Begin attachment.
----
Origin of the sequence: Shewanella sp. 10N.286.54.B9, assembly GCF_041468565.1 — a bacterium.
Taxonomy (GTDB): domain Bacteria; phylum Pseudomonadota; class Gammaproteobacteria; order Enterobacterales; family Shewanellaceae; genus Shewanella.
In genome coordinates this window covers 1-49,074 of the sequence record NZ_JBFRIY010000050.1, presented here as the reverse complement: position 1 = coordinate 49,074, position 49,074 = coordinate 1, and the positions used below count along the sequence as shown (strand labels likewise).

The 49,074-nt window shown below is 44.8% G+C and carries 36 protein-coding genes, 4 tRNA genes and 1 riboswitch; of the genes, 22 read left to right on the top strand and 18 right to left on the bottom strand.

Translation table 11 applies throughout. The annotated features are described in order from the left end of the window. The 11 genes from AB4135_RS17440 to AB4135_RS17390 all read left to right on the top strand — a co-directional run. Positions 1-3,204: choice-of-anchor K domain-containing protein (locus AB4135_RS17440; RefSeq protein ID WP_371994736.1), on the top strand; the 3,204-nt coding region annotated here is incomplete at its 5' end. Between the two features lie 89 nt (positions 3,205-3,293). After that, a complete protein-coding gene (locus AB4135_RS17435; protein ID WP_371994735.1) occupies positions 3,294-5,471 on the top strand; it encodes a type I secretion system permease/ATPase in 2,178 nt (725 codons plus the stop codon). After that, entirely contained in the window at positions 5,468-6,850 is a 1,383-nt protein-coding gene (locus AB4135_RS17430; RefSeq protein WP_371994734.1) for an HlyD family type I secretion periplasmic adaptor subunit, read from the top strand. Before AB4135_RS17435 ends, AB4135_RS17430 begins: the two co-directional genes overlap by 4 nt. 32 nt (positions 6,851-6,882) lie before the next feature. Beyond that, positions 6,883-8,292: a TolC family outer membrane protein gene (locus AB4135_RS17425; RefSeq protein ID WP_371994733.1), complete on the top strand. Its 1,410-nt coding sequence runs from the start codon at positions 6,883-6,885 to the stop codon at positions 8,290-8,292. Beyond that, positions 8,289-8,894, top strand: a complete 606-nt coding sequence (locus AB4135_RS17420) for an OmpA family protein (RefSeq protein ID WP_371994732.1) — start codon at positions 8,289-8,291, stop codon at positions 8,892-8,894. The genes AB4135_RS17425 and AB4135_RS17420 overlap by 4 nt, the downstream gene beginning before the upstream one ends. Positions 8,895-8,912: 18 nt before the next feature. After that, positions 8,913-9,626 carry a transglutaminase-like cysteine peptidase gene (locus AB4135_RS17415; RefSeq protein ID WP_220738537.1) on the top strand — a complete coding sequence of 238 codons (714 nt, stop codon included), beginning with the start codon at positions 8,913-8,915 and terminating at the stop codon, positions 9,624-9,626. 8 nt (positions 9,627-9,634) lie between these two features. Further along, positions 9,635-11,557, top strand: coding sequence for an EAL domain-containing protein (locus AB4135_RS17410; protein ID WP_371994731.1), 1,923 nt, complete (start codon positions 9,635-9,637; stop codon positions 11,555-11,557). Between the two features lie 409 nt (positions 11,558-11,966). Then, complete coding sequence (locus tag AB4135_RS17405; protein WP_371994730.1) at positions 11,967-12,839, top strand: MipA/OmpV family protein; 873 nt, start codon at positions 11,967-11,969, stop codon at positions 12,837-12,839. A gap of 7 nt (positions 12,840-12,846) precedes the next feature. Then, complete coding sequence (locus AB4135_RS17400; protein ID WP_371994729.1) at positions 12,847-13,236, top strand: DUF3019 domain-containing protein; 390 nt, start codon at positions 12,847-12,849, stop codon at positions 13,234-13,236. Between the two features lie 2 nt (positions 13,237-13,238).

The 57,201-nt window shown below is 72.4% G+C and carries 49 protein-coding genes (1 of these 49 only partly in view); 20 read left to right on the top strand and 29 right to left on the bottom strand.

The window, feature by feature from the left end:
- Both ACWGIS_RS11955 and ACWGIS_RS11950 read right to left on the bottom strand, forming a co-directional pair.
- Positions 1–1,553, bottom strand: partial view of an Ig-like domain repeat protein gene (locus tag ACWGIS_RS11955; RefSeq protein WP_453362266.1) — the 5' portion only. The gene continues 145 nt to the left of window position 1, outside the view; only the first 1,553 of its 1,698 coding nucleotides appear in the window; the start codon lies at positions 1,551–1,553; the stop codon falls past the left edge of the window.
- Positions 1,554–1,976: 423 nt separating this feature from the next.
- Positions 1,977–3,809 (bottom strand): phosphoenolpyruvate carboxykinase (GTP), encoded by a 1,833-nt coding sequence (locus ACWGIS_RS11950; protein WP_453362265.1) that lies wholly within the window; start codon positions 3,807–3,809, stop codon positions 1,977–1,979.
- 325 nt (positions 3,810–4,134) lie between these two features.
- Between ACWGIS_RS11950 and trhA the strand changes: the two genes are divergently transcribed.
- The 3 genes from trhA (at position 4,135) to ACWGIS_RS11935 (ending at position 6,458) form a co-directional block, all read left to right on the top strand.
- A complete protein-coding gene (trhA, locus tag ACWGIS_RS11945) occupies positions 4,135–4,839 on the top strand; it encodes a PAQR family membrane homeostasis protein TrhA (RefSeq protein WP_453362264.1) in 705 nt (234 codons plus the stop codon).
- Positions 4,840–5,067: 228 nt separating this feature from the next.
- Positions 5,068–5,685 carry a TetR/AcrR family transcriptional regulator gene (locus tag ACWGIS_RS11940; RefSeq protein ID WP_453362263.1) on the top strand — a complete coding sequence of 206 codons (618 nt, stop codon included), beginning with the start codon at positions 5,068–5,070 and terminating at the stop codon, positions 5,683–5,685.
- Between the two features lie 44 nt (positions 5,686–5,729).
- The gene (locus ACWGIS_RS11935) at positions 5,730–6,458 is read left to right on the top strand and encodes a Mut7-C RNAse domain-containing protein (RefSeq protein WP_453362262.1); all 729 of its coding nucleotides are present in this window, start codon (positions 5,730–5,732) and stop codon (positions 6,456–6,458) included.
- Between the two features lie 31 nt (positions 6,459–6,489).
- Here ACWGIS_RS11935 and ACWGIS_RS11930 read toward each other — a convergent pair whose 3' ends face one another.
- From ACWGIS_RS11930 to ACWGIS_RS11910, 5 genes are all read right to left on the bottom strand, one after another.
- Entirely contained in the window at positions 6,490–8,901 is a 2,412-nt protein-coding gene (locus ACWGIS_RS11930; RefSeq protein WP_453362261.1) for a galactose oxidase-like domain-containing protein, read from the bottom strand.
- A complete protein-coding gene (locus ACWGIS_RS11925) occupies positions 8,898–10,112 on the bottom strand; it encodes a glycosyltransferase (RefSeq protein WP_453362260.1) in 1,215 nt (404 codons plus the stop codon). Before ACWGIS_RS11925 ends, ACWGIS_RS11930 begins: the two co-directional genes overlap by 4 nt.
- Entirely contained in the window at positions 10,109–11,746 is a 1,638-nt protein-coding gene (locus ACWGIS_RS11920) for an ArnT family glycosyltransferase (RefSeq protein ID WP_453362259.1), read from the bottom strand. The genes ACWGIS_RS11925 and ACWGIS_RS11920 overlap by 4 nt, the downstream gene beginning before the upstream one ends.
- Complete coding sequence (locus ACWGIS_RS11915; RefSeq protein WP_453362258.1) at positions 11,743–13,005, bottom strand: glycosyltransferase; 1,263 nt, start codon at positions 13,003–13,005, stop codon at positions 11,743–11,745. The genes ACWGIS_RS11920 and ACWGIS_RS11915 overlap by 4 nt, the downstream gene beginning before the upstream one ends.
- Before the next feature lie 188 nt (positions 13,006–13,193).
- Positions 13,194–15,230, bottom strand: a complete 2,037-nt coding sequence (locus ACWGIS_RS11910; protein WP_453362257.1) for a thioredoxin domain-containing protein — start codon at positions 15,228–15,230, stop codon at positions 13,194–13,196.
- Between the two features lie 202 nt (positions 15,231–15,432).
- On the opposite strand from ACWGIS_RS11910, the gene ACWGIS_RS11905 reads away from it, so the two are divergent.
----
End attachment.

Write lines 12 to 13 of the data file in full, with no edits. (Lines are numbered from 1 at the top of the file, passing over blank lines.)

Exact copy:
- 325 nt (positions 3,810–4,134) lie between these two features.
- Between ACWGIS_RS11950 and trhA the strand changes: the two genes are divergently transcribed.